âI didnât pick nursing for the moneyâ¦ I picked nursing because I like to look after peopleâ?, explains one of the ward-based angel types who gave us a glimpse into the world of nursing on More4 last night. Itâs a good job she likes doing the job because Confessions Of A Nurse probably will probably not trigger a flood of NHS applications.
This is the latest in the string of documentary series determined to show us the lives of âundervalued and overlookedâ? public sector workers. Set against a backdrop of impending cuts to the almost all areas of public service life, this documentary is a timely, if slightly lacklustre, attempt to portray the roles of those on the frontline of healthcare.
The problem is that Coppers has already set the bar pretty high in this category, with its truly unique blend of humour and emotional high drama. Then came Junior Doctors (which also aired last night over on BBC3) which has the glamorous benefit of its subject potentially making âlife-threateningâ? decisions based on Jagerbomb-induced haziness. Now we have the truth about hospital life as told by âthe lowest in the pecking orderâ?. Her words, not mine. But it feels as if any real emotional clout has been sacrificed in favour of a graphic look at the daily routine.
Each episode follows the catheter emptying plights of three different nurses, this week one of them works on the âvery bottom of the rungâ? as a healthcare assistant. Latoya dreams of working as a model and god knows, she has the equipment; Tall, statuesque and beautiful this 23-year-old swapped the perfume counter in Debenhams for the âsweet smell of urine and faecesâ? three years ago.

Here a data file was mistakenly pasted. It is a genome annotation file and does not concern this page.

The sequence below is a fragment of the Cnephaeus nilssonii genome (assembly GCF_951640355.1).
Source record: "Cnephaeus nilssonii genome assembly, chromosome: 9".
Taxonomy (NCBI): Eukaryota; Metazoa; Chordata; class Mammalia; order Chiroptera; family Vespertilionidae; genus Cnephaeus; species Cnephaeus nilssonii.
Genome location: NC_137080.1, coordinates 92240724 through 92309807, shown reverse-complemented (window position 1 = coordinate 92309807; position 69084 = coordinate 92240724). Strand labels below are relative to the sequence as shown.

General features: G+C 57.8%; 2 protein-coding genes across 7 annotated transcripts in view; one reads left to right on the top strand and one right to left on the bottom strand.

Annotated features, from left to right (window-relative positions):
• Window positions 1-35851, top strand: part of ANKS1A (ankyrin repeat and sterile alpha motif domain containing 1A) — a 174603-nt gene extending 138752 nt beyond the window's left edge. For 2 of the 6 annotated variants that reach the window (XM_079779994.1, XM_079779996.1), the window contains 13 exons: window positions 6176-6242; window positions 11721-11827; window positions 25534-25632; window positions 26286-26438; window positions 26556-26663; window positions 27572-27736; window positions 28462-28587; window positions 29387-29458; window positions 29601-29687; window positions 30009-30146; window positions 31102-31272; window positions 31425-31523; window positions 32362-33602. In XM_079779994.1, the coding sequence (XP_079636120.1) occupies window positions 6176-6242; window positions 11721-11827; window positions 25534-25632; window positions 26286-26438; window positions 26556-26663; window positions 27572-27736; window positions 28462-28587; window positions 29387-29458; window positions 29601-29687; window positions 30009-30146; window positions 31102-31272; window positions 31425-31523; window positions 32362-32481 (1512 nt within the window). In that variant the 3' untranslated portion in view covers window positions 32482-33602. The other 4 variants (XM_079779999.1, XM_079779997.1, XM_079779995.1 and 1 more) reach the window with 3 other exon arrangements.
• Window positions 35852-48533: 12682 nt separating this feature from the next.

We then met Debbie, a glamorous staff nurse who is thrust into the frenetic unpredictability of a trauma unit from the tranquil haven of her hip and knee replacement recovery ward. Being called âslapperâ?, âbitchâ?, âfilthy lesbianâ? and âfatâ? are also a part of the everyday routine for many of these hard-working men and women. But the constant focus on mundane ward chores undermined the admirable spirit that these women showed for a difficult job, in difficult times.
Of course we appreciate how hard these these âangels with invisible halosâ? toil, but sadly the documentary does little more than ogle at the most unsightly parts of their work. Echoey voice-overs which are supposed to provide an insight into the inner workings of each subject is really thinking â âplease donât dieâ? pleads one nurseâs inner monologue at the scene of a collapse â take the place of the kind of depth and insight provided by a programme like Coppers. The public-sector fly on the wall is becoming a genre in itself with Educating Essex, Party Paramedics and 24 Hours in A&E joining the ranks of late. As such, any new contenders have to up their games if they want to contend.
Choosing guts and gore over substance and refusing to shy away from the grizzliest contents of even the most putrid looking stoma bag, this is not one to watch with your dinner.